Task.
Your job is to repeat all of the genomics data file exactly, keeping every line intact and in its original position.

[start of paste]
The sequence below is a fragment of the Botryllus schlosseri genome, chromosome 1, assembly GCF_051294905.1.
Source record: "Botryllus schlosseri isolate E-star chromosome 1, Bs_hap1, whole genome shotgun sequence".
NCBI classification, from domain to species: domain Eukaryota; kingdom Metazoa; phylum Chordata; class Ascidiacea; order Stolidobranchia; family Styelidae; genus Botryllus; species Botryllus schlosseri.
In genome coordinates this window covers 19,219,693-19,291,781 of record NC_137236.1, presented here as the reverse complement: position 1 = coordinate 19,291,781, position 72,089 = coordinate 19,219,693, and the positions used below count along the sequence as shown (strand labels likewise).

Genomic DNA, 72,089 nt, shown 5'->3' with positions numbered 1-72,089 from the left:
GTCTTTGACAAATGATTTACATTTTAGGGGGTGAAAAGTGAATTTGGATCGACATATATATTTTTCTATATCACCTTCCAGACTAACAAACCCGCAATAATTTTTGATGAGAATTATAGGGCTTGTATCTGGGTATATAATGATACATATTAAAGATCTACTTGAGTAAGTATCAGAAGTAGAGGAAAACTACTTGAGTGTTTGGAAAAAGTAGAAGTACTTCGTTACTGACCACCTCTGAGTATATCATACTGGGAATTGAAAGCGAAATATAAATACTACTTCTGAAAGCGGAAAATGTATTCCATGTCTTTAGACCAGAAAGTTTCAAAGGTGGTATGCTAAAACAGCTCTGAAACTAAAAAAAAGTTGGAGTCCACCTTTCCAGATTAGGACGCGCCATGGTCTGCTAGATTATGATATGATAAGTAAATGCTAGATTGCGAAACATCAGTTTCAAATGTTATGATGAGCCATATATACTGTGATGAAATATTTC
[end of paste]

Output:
The sequence below is a fragment of the Botryllus schlosseri genome, chromosome 1, assembly GCF_051294905.1.
Source record: "Botryllus schlosseri isolate E-star chromosome 1, Bs_hap1, whole genome shotgun sequence".
NCBI classification, from domain to species: domain Eukaryota; kingdom Metazoa; phylum Chordata; class Ascidiacea; order Stolidobranchia; family Styelidae; genus Botryllus; species Botryllus schlosseri.
In genome coordinates this window covers 19,219,693-19,291,781 of record NC_137236.1, presented here as the reverse complement: position 1 = coordinate 19,291,781, position 72,089 = coordinate 19,219,693, and the positions used below count along the sequence as shown (strand labels likewise).

Genomic DNA, 72,089 nt, shown 5'->3' with positions numbered 1-72,089 from the left:
GTCTTTGACAAATGATTTACATTTTAGGGGGTGAAAAGTGAATTTGGATCGACATATATATTTTTCTATATCACCTTCCAGACTAACAAACCCGCAATAATTTTTGATGAGAATTATAGGGCTTGTATCTGGGTATATAATGATACATATTAAAGATCTACTTGAGTAAGTATCAGAAGTAGAGGAAAACTACTTGAGTGTTTGGAAAAAGTAGAAGTACTTCGTTACTGACCACCTCTGAGTATATCATACTGGGAATTGAAAGCGAAATATAAATACTACTTCTGAAAGCGGAAAATGTATTCCATGTCTTTAGACCAGAAAGTTTCAAAGGTGGTATGCTAAAACAGCTCTGAAACTAAAAAAAAGTTGGAGTCCACCTTTCCAGATTAGGACGCGCCATGGTCTGCTAGATTATGATATGATAAGTAAATGCTAGATTGCGAAACATCAGTTTCAAATGTTATGATGAGCCATATATACTGTGATGAAATATTTC